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Specific People

It will surprise some of my readers and none of my friends when I say that I don’t like people very much.  Specific people I like a lot but as for your average generic human…not so much.  People are messy.  They throw off your schedule.  They’re unpredictable.  They expect reciprocal playdates.  Two events yesterday reminded me the power of the point at which average and generic become specific.

The first of these involved my work with elders.  My companion for the morning was a woman I had not met before.  This woman had juvenile diabetes and kidney disease. Her life revolved around dialysis.  She had seven siblings all of whom had died of similar maladies, the most recent merely 3 weeks before I met her.  One of her toes had been recently amputated.  She also had beautiful skin, smelled wonderful, and was carefully and stylishly dressed in a jean jacket and the most outrageous black wig I have ever seen.  You know what this wonderful lady was worried about?  The ten bucks of my own money I had spent on valet parking.  She was concerned about me.  That puts life in perspective, no?  She’s certainly not average or generic anymore.  She’s a specific person that I like a ton.

Later that day I went to the gym.   I did a group class I had done before, Tabata, in which you do impossible things for 20 seconds and rest for 10, over and over for 45 minutes.  It’s lovely, and I highly recommend it for people who love torture.  So anyway, I’m panting my way through the final 10 minutes when the instructor says that the last group of exercises will be tandem, that is, with a partner.  Now I’m the kind of gym-goer who hates, hates! interacting with others while exercising.  I will exercise next to other people, but god help me if I should have look at them or make conversation.  Remember I don’t like people much.  The instructor paired me up with a woman who, I had noticed out of the corner of my eye, was in sick shape and was absolutely killing this class.  The girl could out-burpee me six ways to Sunday.  I had never met her, but now we were going to share our sweaty pain.

Reader, this generic, average person instantly became specific.  She encouraged me when I didn’t want to do one single more squat jump.  She put her hand on my shoulder and I put mine on hers while we trembled through plank position, all the while talking about how many kids we had and how we both had to go take care of them after class.  We touched each other’s sweat and high-fived at the end.  I like her a ton.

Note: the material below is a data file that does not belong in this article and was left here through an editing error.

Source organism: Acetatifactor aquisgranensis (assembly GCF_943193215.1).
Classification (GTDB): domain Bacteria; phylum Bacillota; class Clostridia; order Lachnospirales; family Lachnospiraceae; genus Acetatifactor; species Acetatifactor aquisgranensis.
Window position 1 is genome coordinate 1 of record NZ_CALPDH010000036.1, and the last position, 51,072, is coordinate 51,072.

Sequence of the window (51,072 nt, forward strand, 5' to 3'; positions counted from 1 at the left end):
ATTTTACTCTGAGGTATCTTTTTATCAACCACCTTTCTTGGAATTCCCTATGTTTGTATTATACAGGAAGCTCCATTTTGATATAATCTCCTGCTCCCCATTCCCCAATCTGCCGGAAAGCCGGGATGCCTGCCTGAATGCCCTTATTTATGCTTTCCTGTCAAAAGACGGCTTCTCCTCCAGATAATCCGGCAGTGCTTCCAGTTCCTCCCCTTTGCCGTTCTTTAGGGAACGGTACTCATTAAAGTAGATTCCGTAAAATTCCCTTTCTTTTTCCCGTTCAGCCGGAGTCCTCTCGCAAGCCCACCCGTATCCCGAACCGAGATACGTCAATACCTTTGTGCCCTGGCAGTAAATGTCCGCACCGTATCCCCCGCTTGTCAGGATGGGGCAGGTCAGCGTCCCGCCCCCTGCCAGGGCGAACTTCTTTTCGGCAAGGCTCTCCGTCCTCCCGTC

Our current world would be transformed if we could make a few more generic humans into specific ones.


I have recently started to volunteer for an organization called Friendshipworks, a wonderful group of people whose goal is to alleviate the pervasive problem of elder isolation.  Once a week or so I escort an elderly client to a doctor’s appointment, to help them get where they need to go but also to hang out and talk with them.  I started doing this as a way to give back, but volunteering in this way has had the unexpected side effect of giving me a patients-eye view of outpatient medicine.  I have had my own doctor’s appointments, of course, but my pediatrician, OB, and primary doctor all know I’m a physician and so I have long suspected that my interactions with them are somewhat different than what the general public would experience.  I didn’t realize how different.

You see, as an escort I’m anonymous.  Assumptions are made.  I’m just some middle-aged woman who clearly doesn’t have anything better to do than sit in waiting rooms with old people.  I push wheelchairs.  I walk very slowly with my elder.  I sit quietly during appointments.  I’m a nice person but maybe not very bright.  I clearly don’t have a job, or at least not a full-time one.  Perhaps I’m a nurse’s aide, or a distant relative.  I’m greeted politely or ignored completely.  People assume I will keep track of my elder’s stuff: walker, bag, shoes, which of course I do, and gladly.  I’m talked down to, as is my elder.  I’m greeted with exaggerated patience by the secretaries, as is my elder.  I’m sharply corrected for moving a chair in the waiting room to the wrong place.  My time is of no value – I can be told to wait, then see a tech, then wait some more, then be sent to get an imaging study that should have been scheduled ahead of time, then wait.  It is assumed I, and my elder, have no place to be.  We are told to come back in three months after nothing is accomplished except a medication change that could have been done over the phone.  People seem genuinely surprised when I do speak up, talking as I do in complete sentences.  The doctor is non-plussed when I suggest that that imaging test could be scheduled ahead of time next time, as though she never thought of that.  If I use long words they look at me like I have three heads.

We, my elder and I, are nobodies.

No patient, or escort, or family member, should ever be assumed to be nobody.  Every person should be approached with respect.  Period.

The book part II

He’s the website:

The Book